Its weekly take might not be the highest it's had since its debut, but the tale of romance between lawn ornaments finally took the top spot at the box office this past weekend. Gnomeo & Juliet made $14.2 million, staking the #1 claim above the Farrelly Brothers' new film Hall Pass. The R-rated comedy made $13.4 million and finished in second place in its debut weekend. Unknown dropped to 3rd with $12.4 million, but Liam Neeson is likely to come back to a role like this … in only two weeks the movie has shown a profit, despite mixed reviews.
The middle of the board appears to be relatively stable, with three of the next four movies hovering in the same positions as last week (if not in overall earnings). Just Go with It stayed in 4th with $11.1 million, ahead of a major tumble from I Am Number Four, which fell from 2nd to 5th with $11 million. Both Justin Bieber: Never Say Never and The King's Speech retained their previous spots of 6th and 7th, making $9.2 million and $7.6 million respectively. The King's Speech still reigns as the sole movie on the list to break the $100 million barrier.
The bottom of the list belongs to the current "darlings" of the critical eye, which may be making money, but not a lot of praise. Big Mommas: Like Father, Like Son brought in $7.5 million, bringing it close to a profit in its second week, but the film in the 8th spot has certainly come close to Season of the Witch levels of scorn … which can also be said of 10th place finisher The Roommate, though with $2 million this weekend and an overall gross of $35 million, it has actually crossed...Read More
While I'm not sure it's something to hang my hat on, but the Farrelly Brothers are in a select group of directors that I can say I've seen every movie they've made (even Osmosis Jones). Think of me what you will, but everyone needs a good mindless comedy with a few gross-out gags sprinkled in for good measure from time to time; especially...Read More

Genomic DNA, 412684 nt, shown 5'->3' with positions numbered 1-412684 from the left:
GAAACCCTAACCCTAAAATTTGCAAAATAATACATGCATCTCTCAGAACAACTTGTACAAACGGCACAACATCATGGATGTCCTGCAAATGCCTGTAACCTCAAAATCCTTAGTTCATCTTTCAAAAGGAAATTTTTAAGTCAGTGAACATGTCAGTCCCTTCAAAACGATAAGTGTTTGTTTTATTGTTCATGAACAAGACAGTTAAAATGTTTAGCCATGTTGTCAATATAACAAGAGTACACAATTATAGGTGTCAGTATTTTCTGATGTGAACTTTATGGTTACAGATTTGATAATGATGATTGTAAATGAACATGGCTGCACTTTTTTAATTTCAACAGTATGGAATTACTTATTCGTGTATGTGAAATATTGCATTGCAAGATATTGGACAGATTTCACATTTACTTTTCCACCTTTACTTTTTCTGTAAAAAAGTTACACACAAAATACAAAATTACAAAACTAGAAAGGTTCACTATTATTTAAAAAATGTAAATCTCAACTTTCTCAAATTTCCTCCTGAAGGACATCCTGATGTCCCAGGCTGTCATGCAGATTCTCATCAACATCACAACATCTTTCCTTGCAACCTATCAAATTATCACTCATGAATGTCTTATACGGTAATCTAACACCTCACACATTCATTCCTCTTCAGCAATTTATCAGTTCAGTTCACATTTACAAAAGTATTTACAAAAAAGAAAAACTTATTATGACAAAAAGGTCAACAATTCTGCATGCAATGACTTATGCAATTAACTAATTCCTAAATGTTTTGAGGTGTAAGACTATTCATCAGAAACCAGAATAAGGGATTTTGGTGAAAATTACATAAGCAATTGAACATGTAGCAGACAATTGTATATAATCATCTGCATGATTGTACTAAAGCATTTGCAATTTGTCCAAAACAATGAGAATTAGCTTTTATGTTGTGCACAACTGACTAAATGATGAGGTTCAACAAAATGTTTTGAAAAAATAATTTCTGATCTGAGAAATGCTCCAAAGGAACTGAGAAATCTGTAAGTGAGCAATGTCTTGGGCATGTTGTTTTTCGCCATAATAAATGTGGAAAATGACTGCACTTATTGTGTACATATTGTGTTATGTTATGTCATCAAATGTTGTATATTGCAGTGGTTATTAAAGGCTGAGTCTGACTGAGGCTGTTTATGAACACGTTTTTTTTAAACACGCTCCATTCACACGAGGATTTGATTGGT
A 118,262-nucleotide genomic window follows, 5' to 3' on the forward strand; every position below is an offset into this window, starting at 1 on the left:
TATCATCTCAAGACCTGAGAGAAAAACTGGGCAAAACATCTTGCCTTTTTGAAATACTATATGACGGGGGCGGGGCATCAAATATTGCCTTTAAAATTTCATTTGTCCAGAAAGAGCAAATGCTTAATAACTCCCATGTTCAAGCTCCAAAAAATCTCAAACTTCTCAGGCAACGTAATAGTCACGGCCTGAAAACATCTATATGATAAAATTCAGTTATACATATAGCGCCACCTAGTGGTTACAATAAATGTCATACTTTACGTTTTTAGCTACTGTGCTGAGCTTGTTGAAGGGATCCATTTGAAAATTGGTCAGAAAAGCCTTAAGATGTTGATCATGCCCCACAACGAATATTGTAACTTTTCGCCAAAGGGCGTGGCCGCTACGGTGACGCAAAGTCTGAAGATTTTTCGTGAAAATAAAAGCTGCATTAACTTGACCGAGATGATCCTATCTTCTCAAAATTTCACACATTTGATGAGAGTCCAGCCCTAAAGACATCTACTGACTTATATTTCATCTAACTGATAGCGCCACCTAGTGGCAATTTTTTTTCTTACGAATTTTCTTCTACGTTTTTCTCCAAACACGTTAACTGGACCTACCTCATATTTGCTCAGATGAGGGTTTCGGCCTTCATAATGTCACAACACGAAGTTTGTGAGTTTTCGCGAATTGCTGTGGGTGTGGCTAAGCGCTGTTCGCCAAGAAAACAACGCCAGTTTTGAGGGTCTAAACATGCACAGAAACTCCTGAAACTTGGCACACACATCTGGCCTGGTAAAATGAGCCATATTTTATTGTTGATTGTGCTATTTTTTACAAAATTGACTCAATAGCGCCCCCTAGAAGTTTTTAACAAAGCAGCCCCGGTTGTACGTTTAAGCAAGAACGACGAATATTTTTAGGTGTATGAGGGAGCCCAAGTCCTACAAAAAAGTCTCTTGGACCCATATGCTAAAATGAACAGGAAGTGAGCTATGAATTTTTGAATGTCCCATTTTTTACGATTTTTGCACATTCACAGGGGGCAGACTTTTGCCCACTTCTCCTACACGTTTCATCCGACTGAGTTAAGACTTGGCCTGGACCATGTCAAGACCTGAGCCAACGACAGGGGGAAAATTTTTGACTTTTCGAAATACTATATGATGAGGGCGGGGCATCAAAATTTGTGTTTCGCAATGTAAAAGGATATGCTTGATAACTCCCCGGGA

Drive Angry 3D is a strange, strange ride. Minutes into the movie I began to wonder what I had gotten myself into. Terrible acting and dialogue; physics-defying stunts and Nicolas Cage mimicking Clint Eastwood's minimalist delivery had me expecting the worst. However, I found that once I suspended my disbelief and went along for the supernatural ride, Drive Angry 3D was far more...Read More
Building on the notable commercial success of Park Chan-wook's Oldboy (2003) and Bong Joon-ho's The Host (2006) and Mother (2009), South Korea has risen in stature as the country to beat for a brand of innovative, stylish thriller that was once the province of the ailing Japanese film industry. The rare foreign country in which homegrown movies out-gross the Hollywood juggernauts on a...Read More
"Everything that matters in cinema since 1940," François Truffaut has suggested, "has been influenced by Citizen Kane." It is not surprising, then, that Citizen Kane should be one of the most written about films in cinema history; nearly every major critic since André Bazin has felt compelled to discuss it, among them Andrew Sarris, Peter Cowie, David Bordwell, Joseph McBride, and Bruce Kawin....Read More
This year, Shorts International continues to promote the Academy-Award® nominated short films, which are available for screening in several cities across the country, as well as in the UK and Canada. But if you can't make a screening, they are also available on iTunes and On Demand. The shorts are original, thought provoking, funny and fresh, so don't miss them – it's quite...Read More
Mario Puzo has said that one of the reasons he wrote his novel, The Godfather, was to get out of debt. He was aiming for a best-seller, and he achieved his goal. Published in 1969, the novel sold 500,000 copies in hardcover and more than ten million copies in paperback by the time the film version was released.
"I have discovered the secret of successful filmmaking," says Claude Chabrol sarcastically, "Timing!" Casablanca belongs in the vanguard of films created by the era they so flawlessly reflect. Assured and expert, it is not in either substance or style superior to its director Michael Curtiz's Mildred Pierce or Young Man With a Horn. Bogart, Bergman, Rains, and Henreid all gave better performances; of...Read More
Gone with the Wind, based on Margaret Mitchell's best-selling novel about the South during the Civil War and Reconstruction, made producer David O. Selznick's name a box-office draw, made the relatively unknown Vivien Leigh an international star, and became the most popular motion picture of all time.
Soon after Selznick bought the movie rights to Mitchell's novel in July 1936, thousands...Read More
Liam Neeson doesn't need to keep shouting for everyone to know what movie he's in: Unknown debuted in the top spot with $21.7 million this weekend. Meanwhile, the sci-fi/romance/action film I Am Number Four made it to 2nd with $19.5 million, narrowly beating out the animated Gnomeo & Juliet. The 3-D family film earned $19.4 million, and remains in 3rd place for the...Read More